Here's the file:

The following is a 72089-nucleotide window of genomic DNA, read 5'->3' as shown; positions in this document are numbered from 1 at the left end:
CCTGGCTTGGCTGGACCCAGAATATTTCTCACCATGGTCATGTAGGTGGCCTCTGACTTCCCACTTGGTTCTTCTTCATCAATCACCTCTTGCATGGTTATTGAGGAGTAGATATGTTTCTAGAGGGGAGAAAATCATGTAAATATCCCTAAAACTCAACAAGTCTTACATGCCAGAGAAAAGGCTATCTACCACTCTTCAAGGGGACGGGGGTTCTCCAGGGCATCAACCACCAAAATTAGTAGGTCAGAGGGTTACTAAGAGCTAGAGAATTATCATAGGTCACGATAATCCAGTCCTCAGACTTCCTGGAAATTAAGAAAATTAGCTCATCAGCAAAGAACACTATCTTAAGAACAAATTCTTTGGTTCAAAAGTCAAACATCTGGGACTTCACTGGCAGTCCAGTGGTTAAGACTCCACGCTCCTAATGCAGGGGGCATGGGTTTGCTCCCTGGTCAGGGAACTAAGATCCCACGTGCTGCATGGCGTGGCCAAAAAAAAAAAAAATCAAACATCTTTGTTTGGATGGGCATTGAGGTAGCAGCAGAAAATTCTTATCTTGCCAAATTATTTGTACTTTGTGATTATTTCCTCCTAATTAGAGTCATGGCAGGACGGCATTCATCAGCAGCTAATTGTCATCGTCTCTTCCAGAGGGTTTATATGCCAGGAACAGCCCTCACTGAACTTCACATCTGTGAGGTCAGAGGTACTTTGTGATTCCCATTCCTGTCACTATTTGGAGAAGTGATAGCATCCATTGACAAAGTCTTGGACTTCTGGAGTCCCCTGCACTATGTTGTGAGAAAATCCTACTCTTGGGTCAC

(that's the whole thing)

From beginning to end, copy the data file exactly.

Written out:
The following is a 72089-nucleotide window of genomic DNA, read 5'->3' as shown; positions in this document are numbered from 1 at the left end:
CCTGGCTTGGCTGGACCCAGAATATTTCTCACCATGGTCATGTAGGTGGCCTCTGACTTCCCACTTGGTTCTTCTTCATCAATCACCTCTTGCATGGTTATTGAGGAGTAGATATGTTTCTAGAGGGGAGAAAATCATGTAAATATCCCTAAAACTCAACAAGTCTTACATGCCAGAGAAAAGGCTATCTACCACTCTTCAAGGGGACGGGGGTTCTCCAGGGCATCAACCACCAAAATTAGTAGGTCAGAGGGTTACTAAGAGCTAGAGAATTATCATAGGTCACGATAATCCAGTCCTCAGACTTCCTGGAAATTAAGAAAATTAGCTCATCAGCAAAGAACACTATCTTAAGAACAAATTCTTTGGTTCAAAAGTCAAACATCTGGGACTTCACTGGCAGTCCAGTGGTTAAGACTCCACGCTCCTAATGCAGGGGGCATGGGTTTGCTCCCTGGTCAGGGAACTAAGATCCCACGTGCTGCATGGCGTGGCCAAAAAAAAAAAAAATCAAACATCTTTGTTTGGATGGGCATTGAGGTAGCAGCAGAAAATTCTTATCTTGCCAAATTATTTGTACTTTGTGATTATTTCCTCCTAATTAGAGTCATGGCAGGACGGCATTCATCAGCAGCTAATTGTCATCGTCTCTTCCAGAGGGTTTATATGCCAGGAACAGCCCTCACTGAACTTCACATCTGTGAGGTCAGAGGTACTTTGTGATTCCCATTCCTGTCACTATTTGGAGAAGTGATAGCATCCATTGACAAAGTCTTGGACTTCTGGAGTCCCCTGCACTATGTTGTGAGAAAATCCTACTCTTGGGTCAC